Things were not pretty over the last few days.
- Hedge Funds had to closed their short positions taking in huge losses. Melvin Capital (the guys that have shorted GME) have not announced how much losses they suffered but Citadel and Point72 have infused close to $3 billion into Melvin Capital to shore up its finances. They have also deny going into bankruptcy but supposing have been bailed out.
- Several brokerage companies started to restrict trading. On 28 Jan, they only allowed people to sell their shares of selected companies. On 29 Jan, they allowed people to buy only one share of selected companies. This came as an outrage as if you restrict people to only sell. There is only one direction the company can go.
- Robinhood started to draw up to $600 million from their line of credit. They have also raised more than $1 billion from existing investors. It is to pay customers who are owed money from trades and also fulfil regulations. They probably did not manage risk properly by allowing those shorter to short too much.
From this episode that is still ongoing, I hope to share 3 important lessons that we can learn as retail investors.
Time and again, this word comes out to haunt the financial market. If you can remember the 2008 financial crisis, lines of credit is so easily available that even a prostitute can take a dozens of mortgage loan (Unverified information from Netflix: The Big Short).
When you leverage, you are using money that you don’t have to purchase a stock.
You have $100,000. You want to invest in ABC shares (assume it is $1) because you believe the share price will double for whatever reason in the next few days. You leverage by borrowing another $100,000 to invest paying an interest (we are going to ignore interest in the calculations). You buy 200,000 shares using your $200,000.
When ABC shares doubles (now $2), you would have $400,000. You pay back $100,000 and your portfolio is now $300,000.
If you didn’t leverage and borrow, your portfolio only grows to $200,000.
Your money grows “faster” when you leverage.
However, if ABC shares drops to 0. Your original $100,000 is now 0. However, you now owe $100,000.
If you didn’t leverage and borrow, your portfolio just suffers the maximum lost of $100,000 but you do not owe people’s money.
The above is a 1:1 leverage. It is possible for you to have a 50:1 leverage in the financial market. Imagine how scary it is if the trade don’t go according to plan. That’s 50x of $100,000.
Investing with margin or leverage is the fastest way to lose all your money. We won’t deny the fact that it is also the fastest way to make more money. Ideally, you should only invest with the money you already have. I believe we will see how this spans out in the days ahead especially if there are big hedge funds using leverage in their GME positions.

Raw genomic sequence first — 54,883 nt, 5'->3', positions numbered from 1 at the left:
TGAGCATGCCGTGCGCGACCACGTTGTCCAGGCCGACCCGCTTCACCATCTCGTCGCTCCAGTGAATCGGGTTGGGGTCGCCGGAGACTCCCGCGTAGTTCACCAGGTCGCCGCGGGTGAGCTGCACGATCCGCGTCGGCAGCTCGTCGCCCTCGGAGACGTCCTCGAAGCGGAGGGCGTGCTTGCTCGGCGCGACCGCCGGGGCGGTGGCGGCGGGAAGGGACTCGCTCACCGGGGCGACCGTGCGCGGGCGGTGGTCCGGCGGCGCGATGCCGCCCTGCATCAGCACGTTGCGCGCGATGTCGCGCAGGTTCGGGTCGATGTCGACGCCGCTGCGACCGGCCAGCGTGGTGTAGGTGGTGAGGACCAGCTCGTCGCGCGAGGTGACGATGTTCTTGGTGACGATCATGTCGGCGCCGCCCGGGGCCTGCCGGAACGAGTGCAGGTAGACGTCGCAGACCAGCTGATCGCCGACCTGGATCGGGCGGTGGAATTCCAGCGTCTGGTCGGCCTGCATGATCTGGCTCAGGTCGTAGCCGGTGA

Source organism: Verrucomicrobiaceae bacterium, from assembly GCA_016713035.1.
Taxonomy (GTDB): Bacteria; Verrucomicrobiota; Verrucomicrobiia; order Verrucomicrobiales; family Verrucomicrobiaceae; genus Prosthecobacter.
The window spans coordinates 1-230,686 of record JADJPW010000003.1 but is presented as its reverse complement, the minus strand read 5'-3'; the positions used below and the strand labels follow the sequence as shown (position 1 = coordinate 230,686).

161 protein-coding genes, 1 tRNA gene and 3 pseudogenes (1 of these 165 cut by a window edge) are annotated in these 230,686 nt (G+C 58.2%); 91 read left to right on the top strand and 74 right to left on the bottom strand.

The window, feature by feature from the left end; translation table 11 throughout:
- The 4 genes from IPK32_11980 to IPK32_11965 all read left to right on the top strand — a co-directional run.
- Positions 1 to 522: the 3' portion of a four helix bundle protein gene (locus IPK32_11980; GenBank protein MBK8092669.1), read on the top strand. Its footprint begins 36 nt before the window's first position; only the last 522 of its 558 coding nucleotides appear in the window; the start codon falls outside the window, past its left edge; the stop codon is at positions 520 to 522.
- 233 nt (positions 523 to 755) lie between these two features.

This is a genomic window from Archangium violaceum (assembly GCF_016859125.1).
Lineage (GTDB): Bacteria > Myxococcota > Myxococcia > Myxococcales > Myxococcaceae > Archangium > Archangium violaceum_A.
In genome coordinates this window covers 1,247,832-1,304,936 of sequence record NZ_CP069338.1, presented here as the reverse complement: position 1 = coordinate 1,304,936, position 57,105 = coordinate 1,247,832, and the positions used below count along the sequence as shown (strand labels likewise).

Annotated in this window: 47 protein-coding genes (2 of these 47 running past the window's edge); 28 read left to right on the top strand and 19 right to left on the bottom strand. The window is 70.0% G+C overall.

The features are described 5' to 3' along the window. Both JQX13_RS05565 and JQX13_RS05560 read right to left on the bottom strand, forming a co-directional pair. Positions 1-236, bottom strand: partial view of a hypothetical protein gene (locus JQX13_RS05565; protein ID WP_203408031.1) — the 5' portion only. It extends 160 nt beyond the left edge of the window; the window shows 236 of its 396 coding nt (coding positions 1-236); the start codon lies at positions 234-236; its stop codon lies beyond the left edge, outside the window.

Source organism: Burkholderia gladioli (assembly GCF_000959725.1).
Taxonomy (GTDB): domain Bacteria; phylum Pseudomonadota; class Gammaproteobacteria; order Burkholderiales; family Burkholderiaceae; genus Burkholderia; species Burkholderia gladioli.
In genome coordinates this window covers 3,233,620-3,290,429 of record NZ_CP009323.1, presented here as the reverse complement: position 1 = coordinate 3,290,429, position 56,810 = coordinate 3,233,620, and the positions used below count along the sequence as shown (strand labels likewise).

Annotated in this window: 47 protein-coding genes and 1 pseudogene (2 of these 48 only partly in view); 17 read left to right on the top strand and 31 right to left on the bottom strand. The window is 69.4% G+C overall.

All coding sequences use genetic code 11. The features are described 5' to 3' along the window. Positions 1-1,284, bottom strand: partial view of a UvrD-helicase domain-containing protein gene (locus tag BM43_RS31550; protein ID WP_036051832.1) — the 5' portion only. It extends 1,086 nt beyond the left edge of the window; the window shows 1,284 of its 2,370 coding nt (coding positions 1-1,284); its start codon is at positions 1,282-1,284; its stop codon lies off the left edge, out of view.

I never thought I would see this happening after my university days. Readers of Wealthdojo will probably know I’m a behavioral economics fan. Seeing prisoners dilemma play out in real life is somewhat very fulfilling.
Shareholder #2 best response is to sell. This is because if Shareholder #1 were to sell, Shareholder #2 is better off selling than not selling (2 > 1). If you sell but other investors don’t sell, you win but other investors lose. If Shareholder #1 were to not sell, Shareholder #2 is better off selling than not selling (5 > 4).
Similarly, Shareholder #1 best response is to sell. This is because if Shareholder #2 were to sell, Shareholder #1 is better off selling than not selling (2 > 1). If Shareholder #2 were to not sell, Shareholder #1 is better off selling than not selling (5 > 4).
I have learnt that in investing, different people will have different motivation. I find it bizarre for people to randomly ask someone on their opinion and whether to invest in the stock market at this moment of time.
If you ask a trader, he will say yes because the S&P is upward trending.
If you ask a value investor, he will say no because valuations are crazily rich.
If you ask a growth investor, he will say yes because there is still growth.
If you ask Warren Buffett, he will just buy back his own shares.
If you ask Elon Musk, he will tweet Gamestonks!
If you ask me, I will sit at the sidelines and continue to collect excellent companies and a sensible price.
For the people at Wall Street Bets, they are there to send a message.
If you decide to follow any of them, make sure they have the same motivation as you. Otherwise, you might find yourself in an awkward position.
Final Thoughts By Wealthdojo
When you thought 2020 was an epic year, 2021 came as another surprise. This episode definitely hasn’t closed yet. Who knows this might be a trigger for another financial crisis. If it comes, the question is “are you ready?”.
Chengkok is a licensed Financial Services Consultant since 2012. He is an Investment and Critical Illness Specialist. Wealthdojo was created in 2019 to educate and debunk “free financial advice” that was given without context.
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The views and opinions expressed in this publication are those of the author and do not reflect the official policy or position of any other agency, organisation, employer or company. Assumptions made in the analysis are not reflective of the position of any entity other than the author.